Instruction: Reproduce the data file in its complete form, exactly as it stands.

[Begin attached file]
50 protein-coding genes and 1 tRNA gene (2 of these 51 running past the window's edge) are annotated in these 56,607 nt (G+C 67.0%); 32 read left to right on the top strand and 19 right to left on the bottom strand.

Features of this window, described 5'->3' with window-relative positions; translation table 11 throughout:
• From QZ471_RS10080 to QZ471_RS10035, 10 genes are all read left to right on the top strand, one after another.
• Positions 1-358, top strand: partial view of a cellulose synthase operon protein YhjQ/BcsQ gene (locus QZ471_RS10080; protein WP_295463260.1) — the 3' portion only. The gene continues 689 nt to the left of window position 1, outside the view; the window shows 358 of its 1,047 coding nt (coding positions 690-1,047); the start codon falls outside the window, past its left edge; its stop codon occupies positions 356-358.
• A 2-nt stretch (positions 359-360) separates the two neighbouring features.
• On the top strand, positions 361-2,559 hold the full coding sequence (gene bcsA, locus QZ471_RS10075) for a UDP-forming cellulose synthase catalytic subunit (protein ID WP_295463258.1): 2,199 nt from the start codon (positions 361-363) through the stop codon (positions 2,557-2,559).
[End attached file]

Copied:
50 protein-coding genes and 1 tRNA gene (2 of these 51 running past the window's edge) are annotated in these 56,607 nt (G+C 67.0%); 32 read left to right on the top strand and 19 right to left on the bottom strand.

Features of this window, described 5'->3' with window-relative positions; translation table 11 throughout:
• From QZ471_RS10080 to QZ471_RS10035, 10 genes are all read left to right on the top strand, one after another.
• Positions 1-358, top strand: partial view of a cellulose synthase operon protein YhjQ/BcsQ gene (locus QZ471_RS10080; protein WP_295463260.1) — the 3' portion only. The gene continues 689 nt to the left of window position 1, outside the view; the window shows 358 of its 1,047 coding nt (coding positions 690-1,047); the start codon falls outside the window, past its left edge; its stop codon occupies positions 356-358.
• A 2-nt stretch (positions 359-360) separates the two neighbouring features.
• On the top strand, positions 361-2,559 hold the full coding sequence (gene bcsA, locus QZ471_RS10075) for a UDP-forming cellulose synthase catalytic subunit (protein ID WP_295463258.1): 2,199 nt from the start codon (positions 361-363) through the stop codon (positions 2,557-2,559).